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A report on the International Symposium on the Conservation of Ceramics & Glass, Amsterdam. 2-4 September 1991

International conferences devoted entirely to the subject of the conservation of ceramics and glass are very few and far between, the last having been held over ten years ago. Consequently when a conference was announced last year to be held in Amsterdam during September, I felt it was important that the V&A should be represent-ed. At the time I was the only permanent member of staff in the Section and so fortunately the choice of who should attend was limited to myself.

This conference was organised by the ICOM Committee for Conservation Working Group 'Glass, Ceramics and Related Materials' in co-operation with The State Training School for Conservators in Amsterdam. The venue for the three-day meeting was the very pleasant and hospitable Van Gogh Museum, ideally situated in the heart of Amsterdam's 'Museum Plein'.

The aim of the symposium was 'to provide the opportunity for the members of the Working Group and all interested in the conservation of glass and ceramics to interchange knowledge and information'. Over eighty delegates from all over the world, though mainly the UK and the Netherlands, were drawn together to hear the contributions from twenty-six speakers.

The content of the papers covered a range of areas including scientific research, training issues, specific case studies of recent work and a number of what might be described as vaguely related topics. The second day was almost entirely devoted to the subject of training ceramic conservators, and papers were presented by those institutions currently involved in training schemes. A particularly interesting aspect of this was the brief overview of some of the recent final year project work of the students. This was summarised by both tutors and students, and gave a tantalising glimpse of the possibilities that might be developed from such work. It is regrettable that such project work is rarely published, since many of the ideas could stimulate more detailed research elsewhere. Some duplication of the project topics by the institutions had occurred, which seems unfortunate, particularly when there is so little of this type of 'practical research' going on. Clearly this might be resolved and developed by some kind of regular interchange between the training institutions.

A visit was arranged to see the ceramics workshop of The State Training School for Conservators in Amsterdam. Four students had recently completed the one-off two year course, and were to spend the next year as interns at the Burrell Collection in Glasgow and the Rijksmuseum in Amsterdam. The course will not be run again until there is felt to be sufficient demand.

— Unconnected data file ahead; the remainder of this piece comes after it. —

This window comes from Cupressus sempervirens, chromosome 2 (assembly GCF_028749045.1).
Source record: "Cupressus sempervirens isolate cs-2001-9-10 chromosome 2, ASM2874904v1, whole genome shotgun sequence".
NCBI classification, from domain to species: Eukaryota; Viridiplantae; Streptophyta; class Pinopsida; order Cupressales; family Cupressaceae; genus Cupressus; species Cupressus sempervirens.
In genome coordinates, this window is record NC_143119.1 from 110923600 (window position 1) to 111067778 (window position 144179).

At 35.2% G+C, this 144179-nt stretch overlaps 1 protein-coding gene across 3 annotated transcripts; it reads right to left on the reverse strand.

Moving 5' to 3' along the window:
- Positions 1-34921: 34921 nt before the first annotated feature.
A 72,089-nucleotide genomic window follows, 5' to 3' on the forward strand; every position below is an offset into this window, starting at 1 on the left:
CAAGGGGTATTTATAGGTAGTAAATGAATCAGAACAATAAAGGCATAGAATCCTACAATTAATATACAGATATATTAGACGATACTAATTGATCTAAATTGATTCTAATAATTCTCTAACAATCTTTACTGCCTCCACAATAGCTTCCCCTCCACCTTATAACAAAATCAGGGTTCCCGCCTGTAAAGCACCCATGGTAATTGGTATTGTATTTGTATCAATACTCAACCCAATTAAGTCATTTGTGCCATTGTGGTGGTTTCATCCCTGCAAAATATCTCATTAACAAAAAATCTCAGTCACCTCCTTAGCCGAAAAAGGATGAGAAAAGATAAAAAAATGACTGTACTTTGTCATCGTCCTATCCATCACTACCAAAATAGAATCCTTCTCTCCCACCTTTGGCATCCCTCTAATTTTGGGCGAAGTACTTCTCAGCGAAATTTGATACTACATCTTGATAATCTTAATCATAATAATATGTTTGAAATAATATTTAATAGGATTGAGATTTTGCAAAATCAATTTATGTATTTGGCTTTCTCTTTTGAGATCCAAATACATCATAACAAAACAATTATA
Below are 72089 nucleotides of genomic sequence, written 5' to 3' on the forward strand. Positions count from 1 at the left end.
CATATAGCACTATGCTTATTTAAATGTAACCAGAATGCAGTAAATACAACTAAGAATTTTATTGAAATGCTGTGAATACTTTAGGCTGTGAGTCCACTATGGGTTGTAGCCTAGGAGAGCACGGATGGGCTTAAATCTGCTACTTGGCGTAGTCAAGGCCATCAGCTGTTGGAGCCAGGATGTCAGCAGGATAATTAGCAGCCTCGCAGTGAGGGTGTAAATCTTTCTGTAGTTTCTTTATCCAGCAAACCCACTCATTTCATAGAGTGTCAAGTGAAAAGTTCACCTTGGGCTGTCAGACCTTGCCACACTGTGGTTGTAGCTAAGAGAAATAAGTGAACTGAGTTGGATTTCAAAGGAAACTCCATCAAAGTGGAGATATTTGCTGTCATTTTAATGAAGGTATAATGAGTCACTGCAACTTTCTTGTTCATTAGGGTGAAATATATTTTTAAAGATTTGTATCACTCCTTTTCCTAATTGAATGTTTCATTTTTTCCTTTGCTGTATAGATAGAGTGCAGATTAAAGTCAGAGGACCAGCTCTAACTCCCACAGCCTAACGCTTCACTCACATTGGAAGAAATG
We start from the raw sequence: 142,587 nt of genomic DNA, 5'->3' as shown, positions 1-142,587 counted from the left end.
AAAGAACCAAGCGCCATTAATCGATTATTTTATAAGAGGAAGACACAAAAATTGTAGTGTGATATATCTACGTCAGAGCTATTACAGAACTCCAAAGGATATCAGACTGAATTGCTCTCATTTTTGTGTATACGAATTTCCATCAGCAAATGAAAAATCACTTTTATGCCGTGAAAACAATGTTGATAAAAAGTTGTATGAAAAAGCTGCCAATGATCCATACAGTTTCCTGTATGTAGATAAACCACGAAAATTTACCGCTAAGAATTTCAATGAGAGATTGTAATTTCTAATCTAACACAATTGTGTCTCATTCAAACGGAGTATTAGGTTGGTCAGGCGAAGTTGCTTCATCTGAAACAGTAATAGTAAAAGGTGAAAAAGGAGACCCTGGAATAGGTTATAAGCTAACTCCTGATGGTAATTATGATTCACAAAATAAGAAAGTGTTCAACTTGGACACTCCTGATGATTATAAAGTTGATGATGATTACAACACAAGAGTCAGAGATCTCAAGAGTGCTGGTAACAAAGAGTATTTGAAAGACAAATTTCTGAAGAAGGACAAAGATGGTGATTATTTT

In general it was good to hear such a broad range of specialist papers focusing on aspects of ceramics and glass conservation. In particular, the paper by Dr N. Tennent of Glasgow University, on 'The Potential of Instrumental Means of Colour-matching for Ceramic Retouching' offered some interesting, if rather frustrating and unrealistic ideas, on how to attain perfect colour-matching with the aid of sophisticated instrumentation. Ms L. Bogle, a private restorer from Amsterdam gave a well presented and interesting paper on an unusual problem: 'The Conservation of Fire Blackened Ceramics', the successful treatment involved a controlled re-firing at 540°C. Ms S. Smith, from The British Museum discussed 'Deterioration and Conservation of British Bronze Age Pottery' in her clear and well organised paper. There were also one or two not so successful papers. Mr O. Guven from the Hacettepe University, Ankara, spoke about 'The Physical and Chemical Interactions of Some Polymers with Inorganic Pigments'; although the overall impression of his talk suggested his research could be very valuable in some area, the information was difficult to follow. This was one paper that would have been, much more meaningful if Pre-prints had been available. The inconclusive case history on the conservation of a pair of 6th century facet cut beakers by Ms C. Bohm, (from the Conservation Institute of National Antiquities, Stockholm) considered the problem of how to reconstruct the damaged objects and how to treat the very degraded sugary surface of the glass itself. It was one of those papers that seemed to pose more questions than to supply answers.

The three days were both useful and enjoyable. It was particularly worthwhile for me, working as I do in a small section, to have the opportunity to meet other professionals with similar concerns. In particular, the informal discussions during the coffee and lunch breaks seemed to constantly return to the general dissatisfaction and lack of confidence felt by many conservators in the materials that are currently in use. The demand for an intensive review and investigation into many aspects of the treatment processes was made quite apparent.

It is to be hoped that such specialist international symposia can become more frequent events (than once every ten years), since the inspiration arising from a single conference, value of the ex-change of information and the contacts made, may only be short-lived unless regular meetings are set up. The proceedings from the meeting are to be published and should be available early next year.